We very recently had one our members, Phil (pdpbison) rescue a young pigeon with clouded eyes, who he thought to be blind. Pidgey, one of most experienced members, recommended getting the little guy on some antibiotics, ASAP, as there may still be a chance the sight could be saved. So far the mentions from Phil are that he is responding to treatment and it may be worthwhile doing the same for this crow, antibiotics ASAP, on the possibility that the sight in the eye could be salvaged.

Good luck,

Karyn
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overmarco overmarco is offline
Posted 1st July 2011, 07:09 PM
Join Date: Jun 2009
Posts: 87

Thank you


Thanks for al the replies.

Some updates: I built a 3x2x2m wired cage for the crow and placed in the garden. I left my mother in charge as I dont live in my home country.

All good, but after more than a month, the crow hasnt yet learnt to eat on his own. And he/she doesnt even to bed on his own, someone has to come and place him in the little wooden house. Not the he doesnt want to go in, he obviously wants to cause after you put him in, he shuts up and he sleeps happy .

Im gonna go back soon and try to end this ridiculous situation.
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overmarco overmarco is offline
Posted 1st July 2011, 07:15 PM
Join Date: Jun 2009
Posts: 87

pics


some pictures
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File Type: jpg aHPIM0585.jpg (94.7 KB, 57 views)
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rackerman rackerman is offline
Posted 1st July 2011, 07:19 PM
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Location: Northeast lower Michigan
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Where are you located?
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spirit wings spirit wings is offline
Posted 2nd July 2011, 10:10 AM
Join Date: Mar 2008
Country: United States
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young crows usually stay with their parents for a few years in the wild.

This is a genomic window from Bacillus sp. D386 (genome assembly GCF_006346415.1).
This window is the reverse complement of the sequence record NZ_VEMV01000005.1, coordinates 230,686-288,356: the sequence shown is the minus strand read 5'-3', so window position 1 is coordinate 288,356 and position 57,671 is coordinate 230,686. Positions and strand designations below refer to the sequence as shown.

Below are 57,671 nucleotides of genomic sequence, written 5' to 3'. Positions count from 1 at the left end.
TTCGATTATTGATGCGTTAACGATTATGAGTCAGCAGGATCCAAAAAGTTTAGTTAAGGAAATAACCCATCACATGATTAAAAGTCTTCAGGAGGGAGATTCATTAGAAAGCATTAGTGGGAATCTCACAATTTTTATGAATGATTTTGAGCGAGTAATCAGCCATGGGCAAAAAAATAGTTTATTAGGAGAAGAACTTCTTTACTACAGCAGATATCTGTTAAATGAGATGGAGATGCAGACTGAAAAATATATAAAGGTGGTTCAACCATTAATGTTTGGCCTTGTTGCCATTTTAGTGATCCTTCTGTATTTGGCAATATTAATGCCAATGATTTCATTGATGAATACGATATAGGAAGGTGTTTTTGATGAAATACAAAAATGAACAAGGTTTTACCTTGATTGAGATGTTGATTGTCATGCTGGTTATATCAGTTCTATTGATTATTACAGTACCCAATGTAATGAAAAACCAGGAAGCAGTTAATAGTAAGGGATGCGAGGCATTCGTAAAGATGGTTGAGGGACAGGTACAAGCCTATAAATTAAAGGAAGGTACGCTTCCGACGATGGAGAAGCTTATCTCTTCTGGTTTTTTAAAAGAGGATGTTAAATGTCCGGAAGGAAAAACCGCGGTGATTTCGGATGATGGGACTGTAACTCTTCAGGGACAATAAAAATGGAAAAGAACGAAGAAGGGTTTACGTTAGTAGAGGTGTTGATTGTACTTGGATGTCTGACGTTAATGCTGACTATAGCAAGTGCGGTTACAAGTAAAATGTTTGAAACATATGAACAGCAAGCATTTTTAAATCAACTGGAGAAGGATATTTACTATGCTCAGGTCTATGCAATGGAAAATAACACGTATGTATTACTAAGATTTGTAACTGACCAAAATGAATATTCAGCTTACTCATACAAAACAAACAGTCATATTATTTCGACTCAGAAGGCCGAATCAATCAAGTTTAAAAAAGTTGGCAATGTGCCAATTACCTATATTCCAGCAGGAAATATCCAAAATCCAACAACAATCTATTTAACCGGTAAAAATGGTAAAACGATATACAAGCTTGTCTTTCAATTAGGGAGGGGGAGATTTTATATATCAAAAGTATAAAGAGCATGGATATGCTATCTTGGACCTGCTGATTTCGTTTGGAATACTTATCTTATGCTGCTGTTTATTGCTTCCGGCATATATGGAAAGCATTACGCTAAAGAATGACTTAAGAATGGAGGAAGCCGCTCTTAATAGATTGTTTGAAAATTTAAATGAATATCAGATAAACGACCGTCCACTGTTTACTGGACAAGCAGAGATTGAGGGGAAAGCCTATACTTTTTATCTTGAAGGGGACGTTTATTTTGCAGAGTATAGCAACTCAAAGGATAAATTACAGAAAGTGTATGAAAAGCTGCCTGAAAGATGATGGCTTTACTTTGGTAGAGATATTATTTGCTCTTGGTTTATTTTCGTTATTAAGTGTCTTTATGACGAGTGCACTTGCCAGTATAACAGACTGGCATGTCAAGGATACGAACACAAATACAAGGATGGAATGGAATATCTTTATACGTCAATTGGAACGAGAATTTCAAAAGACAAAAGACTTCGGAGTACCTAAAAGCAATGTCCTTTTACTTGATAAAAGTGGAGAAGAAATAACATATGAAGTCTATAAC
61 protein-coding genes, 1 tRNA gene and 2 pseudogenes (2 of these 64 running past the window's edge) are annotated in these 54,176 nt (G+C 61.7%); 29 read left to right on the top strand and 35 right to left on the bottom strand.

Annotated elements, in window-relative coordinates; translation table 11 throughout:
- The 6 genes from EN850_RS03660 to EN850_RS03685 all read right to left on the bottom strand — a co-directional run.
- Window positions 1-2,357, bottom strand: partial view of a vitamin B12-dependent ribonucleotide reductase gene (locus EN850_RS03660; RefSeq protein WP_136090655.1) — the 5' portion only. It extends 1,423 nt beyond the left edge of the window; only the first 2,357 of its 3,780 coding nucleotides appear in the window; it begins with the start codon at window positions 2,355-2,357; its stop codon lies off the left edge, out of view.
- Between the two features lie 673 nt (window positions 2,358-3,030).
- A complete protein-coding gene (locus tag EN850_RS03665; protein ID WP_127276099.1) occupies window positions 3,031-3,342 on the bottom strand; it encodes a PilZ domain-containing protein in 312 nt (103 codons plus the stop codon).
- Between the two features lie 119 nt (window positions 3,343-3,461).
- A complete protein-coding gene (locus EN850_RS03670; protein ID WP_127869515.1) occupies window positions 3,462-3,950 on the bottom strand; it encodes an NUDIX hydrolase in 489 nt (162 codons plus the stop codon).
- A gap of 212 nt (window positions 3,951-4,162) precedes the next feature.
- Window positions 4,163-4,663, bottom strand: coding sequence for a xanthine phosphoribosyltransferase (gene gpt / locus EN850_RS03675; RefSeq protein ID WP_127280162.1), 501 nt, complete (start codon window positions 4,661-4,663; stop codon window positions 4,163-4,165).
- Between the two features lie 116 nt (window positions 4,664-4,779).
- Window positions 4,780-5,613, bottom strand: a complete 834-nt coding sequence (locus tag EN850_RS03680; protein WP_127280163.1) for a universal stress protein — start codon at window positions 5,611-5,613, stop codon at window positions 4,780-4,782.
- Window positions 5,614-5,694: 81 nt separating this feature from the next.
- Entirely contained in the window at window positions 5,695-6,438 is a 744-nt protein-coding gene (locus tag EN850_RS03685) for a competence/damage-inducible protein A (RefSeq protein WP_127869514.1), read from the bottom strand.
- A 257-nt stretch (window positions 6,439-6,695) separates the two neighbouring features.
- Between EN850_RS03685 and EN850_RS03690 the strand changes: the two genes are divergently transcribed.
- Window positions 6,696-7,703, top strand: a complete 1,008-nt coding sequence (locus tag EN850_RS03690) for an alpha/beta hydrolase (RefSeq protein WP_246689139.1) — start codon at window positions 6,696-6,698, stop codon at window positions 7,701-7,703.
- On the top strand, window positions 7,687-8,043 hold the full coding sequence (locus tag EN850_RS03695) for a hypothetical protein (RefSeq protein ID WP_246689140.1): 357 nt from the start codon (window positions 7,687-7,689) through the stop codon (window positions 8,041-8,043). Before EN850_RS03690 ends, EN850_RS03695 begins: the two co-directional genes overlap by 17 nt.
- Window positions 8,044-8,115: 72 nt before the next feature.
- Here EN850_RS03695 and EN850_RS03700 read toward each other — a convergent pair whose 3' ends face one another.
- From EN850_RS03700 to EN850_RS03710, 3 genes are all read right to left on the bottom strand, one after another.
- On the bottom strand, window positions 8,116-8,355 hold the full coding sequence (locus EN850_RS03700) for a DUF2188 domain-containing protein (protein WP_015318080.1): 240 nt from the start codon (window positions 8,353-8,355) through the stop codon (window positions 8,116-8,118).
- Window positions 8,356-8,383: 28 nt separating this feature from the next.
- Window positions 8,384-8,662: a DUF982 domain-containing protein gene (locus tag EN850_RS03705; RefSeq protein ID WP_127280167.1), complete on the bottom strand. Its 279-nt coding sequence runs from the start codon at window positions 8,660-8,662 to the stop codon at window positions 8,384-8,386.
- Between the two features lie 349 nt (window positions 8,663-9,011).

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Libis Libis is offline
Posted 2nd July 2011, 04:28 PM
Join Date: Oct 2010
Country: United States
Location: Nebraska
Posts: 2,145
You've ended up with one of the smartest species of animal in the world.

Another person you might be able to contact for information:
http://corvitude.com/corvidranch.html
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PigeonQueen PigeonQueen is offline
Posted 4th July 2011, 04:09 PM
Join Date: Aug 2006
Country: United Kingdom
Posts: 610
Hello, Julia in Eastbourne, Sussex, UK does Crow rescue. Her phone number is 01323 644168

Also Mark Edge in Wolverhampton UK also has aviaries for several species of the crow family. His phone numbers are 01902 836983.

Best wushes Jayne
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amyable amyable is offline
Posted 4th July 2011, 06:36 PM
Join Date: Jul 2007
Location: West Midlands. UK
Posts: 2,890
Hi Jayne,

Unfortunately Mark Edge isn't doing anything at the mo. I passed his details to a friend of mine who had a couple of crows needing a home and due to personal problems apparently he wasn't able to take any more on. Very sad as he was quite dedicated.

Janet
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overmarco overmarco is offline
Posted 1st August 2011, 06:43 AM
Join Date: Jun 2009
Posts: 87
Good news on this front, the crow eats and drinks on itsown. Also he can see with both eyes well, which is quite amazing, I didnt believe it could heal.

I think next step is get a 2nd crow, but it will have to be a rescue. Hopefully next spring will find another baby crow in need.